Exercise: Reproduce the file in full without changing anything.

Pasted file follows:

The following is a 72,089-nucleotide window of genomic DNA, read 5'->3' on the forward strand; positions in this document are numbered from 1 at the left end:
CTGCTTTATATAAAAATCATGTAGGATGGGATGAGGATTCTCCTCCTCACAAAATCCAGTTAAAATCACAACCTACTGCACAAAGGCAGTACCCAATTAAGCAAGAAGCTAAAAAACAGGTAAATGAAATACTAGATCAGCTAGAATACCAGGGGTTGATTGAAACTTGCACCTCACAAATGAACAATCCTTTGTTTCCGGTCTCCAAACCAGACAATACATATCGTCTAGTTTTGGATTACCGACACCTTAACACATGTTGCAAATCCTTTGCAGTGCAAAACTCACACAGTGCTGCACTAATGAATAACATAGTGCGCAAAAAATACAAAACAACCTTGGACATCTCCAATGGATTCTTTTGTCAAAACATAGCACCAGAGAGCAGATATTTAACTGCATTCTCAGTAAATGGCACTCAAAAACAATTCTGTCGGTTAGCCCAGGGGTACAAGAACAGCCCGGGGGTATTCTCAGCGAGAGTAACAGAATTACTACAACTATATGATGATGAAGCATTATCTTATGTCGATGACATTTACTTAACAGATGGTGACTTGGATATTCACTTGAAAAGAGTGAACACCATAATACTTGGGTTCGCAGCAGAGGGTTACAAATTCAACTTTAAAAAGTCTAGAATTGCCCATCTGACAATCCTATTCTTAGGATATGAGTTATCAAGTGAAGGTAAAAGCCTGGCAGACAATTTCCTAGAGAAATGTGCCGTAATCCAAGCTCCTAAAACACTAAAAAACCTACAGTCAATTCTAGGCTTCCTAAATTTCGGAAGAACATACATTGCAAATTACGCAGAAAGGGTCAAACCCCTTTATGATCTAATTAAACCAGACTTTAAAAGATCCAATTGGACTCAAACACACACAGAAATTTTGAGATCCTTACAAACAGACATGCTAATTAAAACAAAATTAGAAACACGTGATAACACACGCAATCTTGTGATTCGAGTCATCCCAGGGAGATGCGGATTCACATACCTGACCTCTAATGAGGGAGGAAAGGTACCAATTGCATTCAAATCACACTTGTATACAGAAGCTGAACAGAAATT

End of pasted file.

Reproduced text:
The following is a 72,089-nucleotide window of genomic DNA, read 5'->3' on the forward strand; positions in this document are numbered from 1 at the left end:
CTGCTTTATATAAAAATCATGTAGGATGGGATGAGGATTCTCCTCCTCACAAAATCCAGTTAAAATCACAACCTACTGCACAAAGGCAGTACCCAATTAAGCAAGAAGCTAAAAAACAGGTAAATGAAATACTAGATCAGCTAGAATACCAGGGGTTGATTGAAACTTGCACCTCACAAATGAACAATCCTTTGTTTCCGGTCTCCAAACCAGACAATACATATCGTCTAGTTTTGGATTACCGACACCTTAACACATGTTGCAAATCCTTTGCAGTGCAAAACTCACACAGTGCTGCACTAATGAATAACATAGTGCGCAAAAAATACAAAACAACCTTGGACATCTCCAATGGATTCTTTTGTCAAAACATAGCACCAGAGAGCAGATATTTAACTGCATTCTCAGTAAATGGCACTCAAAAACAATTCTGTCGGTTAGCCCAGGGGTACAAGAACAGCCCGGGGGTATTCTCAGCGAGAGTAACAGAATTACTACAACTATATGATGATGAAGCATTATCTTATGTCGATGACATTTACTTAACAGATGGTGACTTGGATATTCACTTGAAAAGAGTGAACACCATAATACTTGGGTTCGCAGCAGAGGGTTACAAATTCAACTTTAAAAAGTCTAGAATTGCCCATCTGACAATCCTATTCTTAGGATATGAGTTATCAAGTGAAGGTAAAAGCCTGGCAGACAATTTCCTAGAGAAATGTGCCGTAATCCAAGCTCCTAAAACACTAAAAAACCTACAGTCAATTCTAGGCTTCCTAAATTTCGGAAGAACATACATTGCAAATTACGCAGAAAGGGTCAAACCCCTTTATGATCTAATTAAACCAGACTTTAAAAGATCCAATTGGACTCAAACACACACAGAAATTTTGAGATCCTTACAAACAGACATGCTAATTAAAACAAAATTAGAAACACGTGATAACACACGCAATCTTGTGATTCGAGTCATCCCAGGGAGATGCGGATTCACATACCTGACCTCTAATGAGGGAGGAAAGGTACCAATTGCATTCAAATCACACTTGTATACAGAAGCTGAACAGAAATT